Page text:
Crossing Over

{Time to let go and run wild! Photo taken by Desire to Inspire contributor Pixie Campbell.}

Expectations ~ they can make for many a perfect, sparkling fantasy in the wide expanses of my imagination, where the anticipation of how something is going to look, feel, taste, and happen can amplify unfettered. I use the phrase “I am looking forward to….” a lot, and if I’m using it, it is in relation to some kind of longed-for, hoped-for, planned-for experience:

“I am looking forward to the day this project is finished.”

“I am looking forward to the dinner I have planned with my friends.”

“I am looking forward to the day I can teach Tilda to fold laundry.”

Such imaginings are not inherently bad, but I have learned the importance of keeping them in check. I’ve also come to realize that no matter how much I try to manage these particular ribbons of thought, they are going to find a way to unfurl without my even noticing, until the day I physically step into whatever moment I have been looking forward to and run smack into a situation that looks nothing like I thought it would. Whether I decide an actual outcome is good or bad is irrelevant; the more important point is that it is different, often times wildly so, than what I had so carefully (or perhaps unconsciously) sculpted in my mind.

The glaring exception to this occurs when I travel. In no other circumstance in my life am I better adept at releasing expectations and literally going with the flow. Because I consider travel, particularly overseas, such a wondrous adventure, I am always more open to the twists and turns that each journey is going to offer me. It is not only fun and exciting to get my passport stamped, it is also thrilling to let go of so much of the control I delude myself into thinking I have under my own roof.

Ever since I signed a contract with North Light Books for the publication of my forthcoming book ~ Desire to Inspire: Using Creative Passion to Transform the World ~ I have considered it a journey of sorts. It has been a journey of writing and collaboration, where my work has been to explore and then (hopefully) clearly express some of my most deeply-held values with the help of nineteen amazing contributors. And it is the kind of project that, if I had not been especially vigilant, could have become so weighted down by expectations that when it came time to release it to the world, it might have hit the earth with the thud instead of gently setting off like a heron.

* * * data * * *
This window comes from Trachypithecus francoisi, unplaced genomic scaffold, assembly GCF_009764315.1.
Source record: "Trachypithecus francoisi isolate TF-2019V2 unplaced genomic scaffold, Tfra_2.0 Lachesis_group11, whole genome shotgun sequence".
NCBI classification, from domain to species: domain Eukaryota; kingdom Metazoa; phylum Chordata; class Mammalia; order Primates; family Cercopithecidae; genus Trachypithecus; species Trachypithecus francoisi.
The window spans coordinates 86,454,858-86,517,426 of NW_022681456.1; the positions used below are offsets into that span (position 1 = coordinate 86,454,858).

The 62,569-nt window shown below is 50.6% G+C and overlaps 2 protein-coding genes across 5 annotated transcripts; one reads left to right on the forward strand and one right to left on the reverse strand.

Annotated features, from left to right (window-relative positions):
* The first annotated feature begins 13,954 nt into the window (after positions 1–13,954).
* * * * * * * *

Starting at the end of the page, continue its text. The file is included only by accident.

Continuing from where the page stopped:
I do not know where Desire to Inspire will go. I do not know whether or not anyone will like it and I can’t predict whether or not it will lead to more book projects. With its now mere-days-away official release date*, I feel like I am getting ready to board a proverbial airplane (or rocket ship, or magic carpet, or what have you) with the book in hand, where an unknown adventure awaits us.

Whenever I go on a trip, the officially crossing over from journey preparation to journey commencement occurs when I get through the security screening at the airport. Once I’m through the scanners with ziploc baggie re-packed and shoes back on, any and all mental or actual to do lists melt away. I have done what I can do and prepared as much as I can, and if I’ve done my work, my only task from that point forward is to enjoy myself. In just a few days, Desire to Inspire will begin shipping from the North Light warehouse, and then the journey begins. Whatever happens will happen, and I’m just along for the ride.

* The official release date from North Light is November 22nd, so it should start popping up in bookstores and on Amazon 2-3 weeks later!

Christine Mason Miller is an artist, writer, and explorer from Santa Monica, California. The official book launch for Desire to Inspire will be held there on Thursday, December 15th. Click here for details and let her know if you’d like to join in the fun!

Set Yourself to Music

Dear Gypsy Girls. Bobbi and Roxanne and Jeanine’s posts this week make me proud to be here as part of this tribe. Beauty and brilliance abound. You are delightful.

Back in January I shared with you that my life is in transition, and that “How?” is not the right question for beginning major life transitions. Sometimes how is just logistics and hearing your soul’s own call is what’s more important. After the Dreaming on Pinterest, looking at every domain of life, battling the “Yeah, buts” that inevitably arise… then what?

Then life gets simple and very, very clear. Mine is made up of quiet moments with a sweet, old dog in the forest near home.

It’s made sweeter by flying across the Atlantic to join my Dad rooting for a football team he loves.

It’s spent working with leaders the world over who take time to thank me at day’s end. It’s full of laughter and communion in conversation with dear, long-time friends. It’s brimming with comfort knowing that this, right here, every day, is enough.

A friend said to me recently, “I’m not sure what you’re searching for: A partner? Financial stability? A permanent home?”

“Yes!” is my answer to all those questions. In the meantime I practice. I practice resilience and gratitude, resourcefulness and joy. I try to make a contribution and live my own, unique Adventure.